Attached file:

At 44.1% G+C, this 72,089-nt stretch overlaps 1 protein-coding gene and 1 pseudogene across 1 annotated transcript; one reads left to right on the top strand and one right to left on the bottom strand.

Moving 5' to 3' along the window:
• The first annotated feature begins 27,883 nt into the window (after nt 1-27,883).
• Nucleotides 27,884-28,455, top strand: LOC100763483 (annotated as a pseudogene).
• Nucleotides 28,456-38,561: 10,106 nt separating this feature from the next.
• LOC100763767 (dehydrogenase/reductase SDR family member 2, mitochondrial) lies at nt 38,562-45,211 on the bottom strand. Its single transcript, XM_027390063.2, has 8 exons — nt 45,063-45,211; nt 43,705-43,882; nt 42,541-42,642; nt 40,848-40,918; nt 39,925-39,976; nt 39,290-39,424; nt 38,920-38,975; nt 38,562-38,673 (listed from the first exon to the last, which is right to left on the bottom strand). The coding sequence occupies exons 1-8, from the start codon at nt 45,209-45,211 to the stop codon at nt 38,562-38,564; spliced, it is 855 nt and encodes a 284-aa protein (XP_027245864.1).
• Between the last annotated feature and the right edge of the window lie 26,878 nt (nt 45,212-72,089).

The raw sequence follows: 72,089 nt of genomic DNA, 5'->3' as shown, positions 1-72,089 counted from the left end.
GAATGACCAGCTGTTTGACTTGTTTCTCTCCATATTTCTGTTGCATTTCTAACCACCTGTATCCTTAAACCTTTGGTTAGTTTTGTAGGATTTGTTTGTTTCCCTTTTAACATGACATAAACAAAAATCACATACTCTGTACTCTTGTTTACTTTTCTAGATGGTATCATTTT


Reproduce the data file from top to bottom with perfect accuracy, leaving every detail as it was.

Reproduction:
At 44.1% G+C, this 72,089-nt stretch overlaps 1 protein-coding gene and 1 pseudogene across 1 annotated transcript; one reads left to right on the top strand and one right to left on the bottom strand.

Moving 5' to 3' along the window:
• The first annotated feature begins 27,883 nt into the window (after nt 1-27,883).
• Nucleotides 27,884-28,455, top strand: LOC100763483 (annotated as a pseudogene).
• Nucleotides 28,456-38,561: 10,106 nt separating this feature from the next.
• LOC100763767 (dehydrogenase/reductase SDR family member 2, mitochondrial) lies at nt 38,562-45,211 on the bottom strand. Its single transcript, XM_027390063.2, has 8 exons — nt 45,063-45,211; nt 43,705-43,882; nt 42,541-42,642; nt 40,848-40,918; nt 39,925-39,976; nt 39,290-39,424; nt 38,920-38,975; nt 38,562-38,673 (listed from the first exon to the last, which is right to left on the bottom strand). The coding sequence occupies exons 1-8, from the start codon at nt 45,209-45,211 to the stop codon at nt 38,562-38,564; spliced, it is 855 nt and encodes a 284-aa protein (XP_027245864.1).
• Between the last annotated feature and the right edge of the window lie 26,878 nt (nt 45,212-72,089).

The raw sequence follows: 72,089 nt of genomic DNA, 5'->3' as shown, positions 1-72,089 counted from the left end.
GAATGACCAGCTGTTTGACTTGTTTCTCTCCATATTTCTGTTGCATTTCTAACCACCTGTATCCTTAAACCTTTGGTTAGTTTTGTAGGATTTGTTTGTTTCCCTTTTAACATGACATAAACAAAAATCACATACTCTGTACTCTTGTTTACTTTTCTAGATGGTATCATTTT